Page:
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Extinction isn’t just a biological issue. In the 21st century, it’s a technical, even digital one, too.
The average web page might last three months before it’s altered or deleted forever. You never know when access to the information on these web pages is going to be needed. It might be three months from now; it might be three decades. That’s how the Wayback Machine serves—making history by saving history. Now, the Wayback Machine is fighting digital extinction in brand new ways.
As the Internet Archive prepares for its anniversary celebration on Oct. 23, our Wayback Team is unveiling some new features to make what some call “the memory of the web” even more detailed and responsive.
Try out some of our new Wayback Machine Features:
- Changes: a new service enabling users to select two different versions of a given URL and compare them side by side. Differences in the text of the content are highlighted in yellow and blue.
Just click the “Changes” link at the top of the “Calendar View” page to find an index of archives of the selected URL with a high-level indicator of the degree of change between the available archives. When no content has changed, the page appears in the same color. You can then select any two archived versions of the page so they can be rendered side-by-side with the changes between them highlighted in blue and yellow. Best of all you can then share this “Changes” URL with others (e.g. via Twitter or embedded in a news story) so others can easily see the changes as well.
- Save Page Now: an updated version of perhaps the most popular feature of the Wayback Machine. Of particular import is the new ability to archive all the embedded links and outlinks (connections to external web sites) with just one click.
Also new is the ability for users to save web archives in a public directory of favorite items. It’s essentially a personal but public bookmarking system of pages that others can follow. Imagine how important this might be for future researchers, family members or fans interested in the web pages you chose to personally save for all time.
- Collections: A new way to learn about why a given URL has been archived into the Wayback Machine. Start by clicking the “Collections” link at the top of any “Calendar View” page. You will then be shown a list of all the collections that this URL is included in, plus you can select individual playback URLs from any of those Collections. Click on the Collection name to learn more about its provenance. And if it was created as part of the Internet Archive’s Archive-It service, you can execute full-text searches on archived web pages that are part of that collection.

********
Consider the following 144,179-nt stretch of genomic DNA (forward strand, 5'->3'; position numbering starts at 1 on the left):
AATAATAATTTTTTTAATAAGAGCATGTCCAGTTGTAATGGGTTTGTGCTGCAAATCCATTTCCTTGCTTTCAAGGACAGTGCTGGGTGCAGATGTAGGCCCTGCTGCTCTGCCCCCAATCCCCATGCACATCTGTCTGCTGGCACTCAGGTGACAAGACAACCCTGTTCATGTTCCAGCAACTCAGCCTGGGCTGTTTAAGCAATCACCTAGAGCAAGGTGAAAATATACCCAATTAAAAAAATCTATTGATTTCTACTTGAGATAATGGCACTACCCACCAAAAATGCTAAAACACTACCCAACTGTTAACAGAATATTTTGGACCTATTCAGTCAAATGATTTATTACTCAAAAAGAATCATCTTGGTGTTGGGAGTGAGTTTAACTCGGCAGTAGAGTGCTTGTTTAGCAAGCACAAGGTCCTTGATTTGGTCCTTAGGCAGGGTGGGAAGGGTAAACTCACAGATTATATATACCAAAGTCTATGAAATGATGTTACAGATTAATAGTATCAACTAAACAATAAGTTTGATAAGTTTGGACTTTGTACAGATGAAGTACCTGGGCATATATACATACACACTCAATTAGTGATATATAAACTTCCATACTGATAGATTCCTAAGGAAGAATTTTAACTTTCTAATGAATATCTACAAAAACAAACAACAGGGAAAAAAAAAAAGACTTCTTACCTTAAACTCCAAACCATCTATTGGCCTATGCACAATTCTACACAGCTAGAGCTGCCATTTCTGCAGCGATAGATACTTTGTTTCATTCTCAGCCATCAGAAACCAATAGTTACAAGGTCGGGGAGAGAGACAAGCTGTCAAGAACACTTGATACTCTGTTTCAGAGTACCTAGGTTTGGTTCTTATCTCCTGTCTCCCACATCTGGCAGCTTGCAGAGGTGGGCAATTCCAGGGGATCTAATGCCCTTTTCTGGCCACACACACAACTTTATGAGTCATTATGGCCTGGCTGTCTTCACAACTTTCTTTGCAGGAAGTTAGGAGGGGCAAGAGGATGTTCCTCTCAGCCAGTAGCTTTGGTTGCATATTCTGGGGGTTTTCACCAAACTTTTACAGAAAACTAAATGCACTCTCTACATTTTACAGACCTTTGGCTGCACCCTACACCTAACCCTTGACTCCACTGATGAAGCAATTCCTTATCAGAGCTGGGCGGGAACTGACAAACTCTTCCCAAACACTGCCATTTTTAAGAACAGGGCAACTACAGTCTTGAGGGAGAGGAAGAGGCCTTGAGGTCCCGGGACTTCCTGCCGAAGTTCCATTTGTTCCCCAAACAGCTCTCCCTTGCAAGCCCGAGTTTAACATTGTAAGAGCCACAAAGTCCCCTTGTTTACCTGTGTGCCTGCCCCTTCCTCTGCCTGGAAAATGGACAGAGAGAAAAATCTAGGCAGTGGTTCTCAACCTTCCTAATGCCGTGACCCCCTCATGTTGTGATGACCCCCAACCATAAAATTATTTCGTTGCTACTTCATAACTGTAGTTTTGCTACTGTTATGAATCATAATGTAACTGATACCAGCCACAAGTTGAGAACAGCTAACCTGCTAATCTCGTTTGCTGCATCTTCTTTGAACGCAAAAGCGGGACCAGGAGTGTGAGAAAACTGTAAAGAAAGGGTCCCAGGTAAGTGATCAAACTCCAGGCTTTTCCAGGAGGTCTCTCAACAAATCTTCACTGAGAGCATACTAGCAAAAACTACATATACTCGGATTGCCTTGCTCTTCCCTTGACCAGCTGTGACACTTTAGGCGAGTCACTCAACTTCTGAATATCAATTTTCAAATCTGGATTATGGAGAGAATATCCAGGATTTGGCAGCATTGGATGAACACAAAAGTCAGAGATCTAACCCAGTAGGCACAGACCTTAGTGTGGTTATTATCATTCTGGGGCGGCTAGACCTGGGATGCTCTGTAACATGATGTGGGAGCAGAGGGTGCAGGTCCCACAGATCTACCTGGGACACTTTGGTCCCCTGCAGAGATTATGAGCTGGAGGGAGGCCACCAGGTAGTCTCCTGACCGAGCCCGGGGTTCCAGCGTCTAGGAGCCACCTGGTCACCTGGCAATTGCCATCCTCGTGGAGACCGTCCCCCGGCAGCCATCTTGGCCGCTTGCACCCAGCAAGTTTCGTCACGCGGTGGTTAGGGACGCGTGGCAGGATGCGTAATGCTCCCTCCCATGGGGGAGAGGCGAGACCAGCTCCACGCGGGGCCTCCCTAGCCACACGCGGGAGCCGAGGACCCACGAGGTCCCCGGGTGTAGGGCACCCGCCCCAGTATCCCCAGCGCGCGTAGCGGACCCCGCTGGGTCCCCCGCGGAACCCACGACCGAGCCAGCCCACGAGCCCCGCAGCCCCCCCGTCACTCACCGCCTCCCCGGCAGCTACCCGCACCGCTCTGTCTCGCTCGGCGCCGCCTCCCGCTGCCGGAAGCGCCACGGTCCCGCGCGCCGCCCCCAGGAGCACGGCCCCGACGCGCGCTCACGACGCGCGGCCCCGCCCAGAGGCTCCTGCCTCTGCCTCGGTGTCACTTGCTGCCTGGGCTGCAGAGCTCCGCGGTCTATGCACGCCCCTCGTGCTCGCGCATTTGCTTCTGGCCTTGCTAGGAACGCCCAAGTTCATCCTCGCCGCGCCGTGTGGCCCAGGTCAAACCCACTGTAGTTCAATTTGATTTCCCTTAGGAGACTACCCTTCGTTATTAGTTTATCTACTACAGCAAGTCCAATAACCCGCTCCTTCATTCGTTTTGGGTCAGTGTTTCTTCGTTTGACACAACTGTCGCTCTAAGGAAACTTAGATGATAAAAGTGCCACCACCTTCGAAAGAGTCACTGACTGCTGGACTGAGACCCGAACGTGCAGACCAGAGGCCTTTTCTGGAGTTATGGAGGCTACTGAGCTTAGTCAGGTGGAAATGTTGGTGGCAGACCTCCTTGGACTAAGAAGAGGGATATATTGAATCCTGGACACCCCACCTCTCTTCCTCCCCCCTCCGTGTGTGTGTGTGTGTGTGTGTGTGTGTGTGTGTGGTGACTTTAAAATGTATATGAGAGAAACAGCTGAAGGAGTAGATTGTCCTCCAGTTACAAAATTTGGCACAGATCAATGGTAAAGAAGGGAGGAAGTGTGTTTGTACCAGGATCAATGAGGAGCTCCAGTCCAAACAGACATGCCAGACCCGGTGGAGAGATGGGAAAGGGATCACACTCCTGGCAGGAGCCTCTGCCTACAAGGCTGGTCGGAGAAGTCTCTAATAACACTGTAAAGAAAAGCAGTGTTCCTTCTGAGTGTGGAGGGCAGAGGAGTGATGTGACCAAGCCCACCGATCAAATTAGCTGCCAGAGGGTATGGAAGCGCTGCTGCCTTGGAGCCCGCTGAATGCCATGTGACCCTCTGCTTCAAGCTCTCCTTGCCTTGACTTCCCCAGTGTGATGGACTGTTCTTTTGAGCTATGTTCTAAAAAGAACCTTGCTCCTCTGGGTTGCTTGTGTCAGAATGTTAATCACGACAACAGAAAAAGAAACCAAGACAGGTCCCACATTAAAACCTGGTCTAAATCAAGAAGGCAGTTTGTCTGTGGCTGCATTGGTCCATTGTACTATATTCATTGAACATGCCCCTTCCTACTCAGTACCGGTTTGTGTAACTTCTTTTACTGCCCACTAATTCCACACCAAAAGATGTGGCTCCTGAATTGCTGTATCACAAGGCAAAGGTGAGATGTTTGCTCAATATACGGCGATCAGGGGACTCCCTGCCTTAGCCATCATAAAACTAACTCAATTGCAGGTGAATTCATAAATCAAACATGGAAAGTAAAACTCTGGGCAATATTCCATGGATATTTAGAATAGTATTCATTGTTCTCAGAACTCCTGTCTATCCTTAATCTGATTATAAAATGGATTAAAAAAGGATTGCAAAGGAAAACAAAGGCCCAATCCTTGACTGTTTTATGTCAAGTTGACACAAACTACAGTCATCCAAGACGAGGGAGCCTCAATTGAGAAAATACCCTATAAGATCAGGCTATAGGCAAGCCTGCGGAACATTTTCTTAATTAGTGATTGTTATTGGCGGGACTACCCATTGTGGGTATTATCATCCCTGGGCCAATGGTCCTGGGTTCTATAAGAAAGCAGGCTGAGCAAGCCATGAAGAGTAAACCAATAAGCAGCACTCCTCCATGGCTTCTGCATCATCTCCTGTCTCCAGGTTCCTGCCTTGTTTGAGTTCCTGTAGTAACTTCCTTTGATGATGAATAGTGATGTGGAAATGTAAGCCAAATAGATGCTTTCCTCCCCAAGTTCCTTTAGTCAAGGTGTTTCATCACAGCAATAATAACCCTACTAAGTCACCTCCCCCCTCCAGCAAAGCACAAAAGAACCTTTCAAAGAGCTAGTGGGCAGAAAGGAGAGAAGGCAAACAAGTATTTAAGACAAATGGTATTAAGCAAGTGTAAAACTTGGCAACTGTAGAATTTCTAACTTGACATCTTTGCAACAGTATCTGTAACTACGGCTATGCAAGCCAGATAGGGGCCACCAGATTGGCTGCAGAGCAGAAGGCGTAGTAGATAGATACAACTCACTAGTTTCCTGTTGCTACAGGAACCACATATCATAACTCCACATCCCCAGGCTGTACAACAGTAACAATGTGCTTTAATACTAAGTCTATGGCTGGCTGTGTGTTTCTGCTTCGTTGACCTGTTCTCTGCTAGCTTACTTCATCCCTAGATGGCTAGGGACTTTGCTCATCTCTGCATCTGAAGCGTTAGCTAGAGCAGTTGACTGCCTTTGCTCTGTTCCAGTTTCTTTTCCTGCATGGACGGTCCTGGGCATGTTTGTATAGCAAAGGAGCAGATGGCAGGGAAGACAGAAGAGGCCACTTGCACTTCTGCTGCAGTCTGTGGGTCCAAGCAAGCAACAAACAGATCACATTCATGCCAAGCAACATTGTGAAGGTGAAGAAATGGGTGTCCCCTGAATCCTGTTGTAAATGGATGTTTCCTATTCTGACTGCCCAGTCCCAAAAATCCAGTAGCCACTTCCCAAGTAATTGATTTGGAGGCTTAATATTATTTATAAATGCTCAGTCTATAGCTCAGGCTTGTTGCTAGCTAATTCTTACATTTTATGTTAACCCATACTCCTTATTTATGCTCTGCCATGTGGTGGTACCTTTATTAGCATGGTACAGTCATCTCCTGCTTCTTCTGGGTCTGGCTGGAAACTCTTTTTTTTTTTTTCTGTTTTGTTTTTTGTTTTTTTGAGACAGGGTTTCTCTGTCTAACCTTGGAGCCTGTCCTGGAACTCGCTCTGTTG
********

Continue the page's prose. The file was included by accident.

- Show All Captures: The Wayback Machine archives some URLs many times a day. In some cases hundreds, or even thousands of times a day. While all of those captures have been available for playback, the calendar view would only show a sampling of those captures. The new Show All Captures feature now presents a list of each and every capture available per day, even for captures that are made seconds apart.
Who will be using these new features? Earlier this month, Mark Graham, the Wayback Machine’s director, got a request from a TV journalist for help—not just for something Trumpian or Brexit-ish. Instead, the just-married journalist saw that her wedding day web page was about to expire and wanted to be sure it would be preserved. Using the new and improved Save Page Now, she was able to preserve the page (including all outlinks) with one click.The Environmental Data & Governance Initiative (EDGI) partners with the Internet Archive’s Wayback Machine in order to produce reports that monitor the government.
The Environmental Data and Government Initiative (EDGI) partners with the Wayback Machine in its work monitoring government websites with particular emphasis on environmental issues. Our new Changes feature will help them track and publicize how government agencies are deleting and altering information about climate change and environmental protection issues, by comparing and publishing web pages side-by-side.
Graham underscores that the Wayback Machine, which has many scholarly, historical and journalistic uses, “is relevant to how you live in the United States today. Wayback Machine captures are even admissible in many courts.”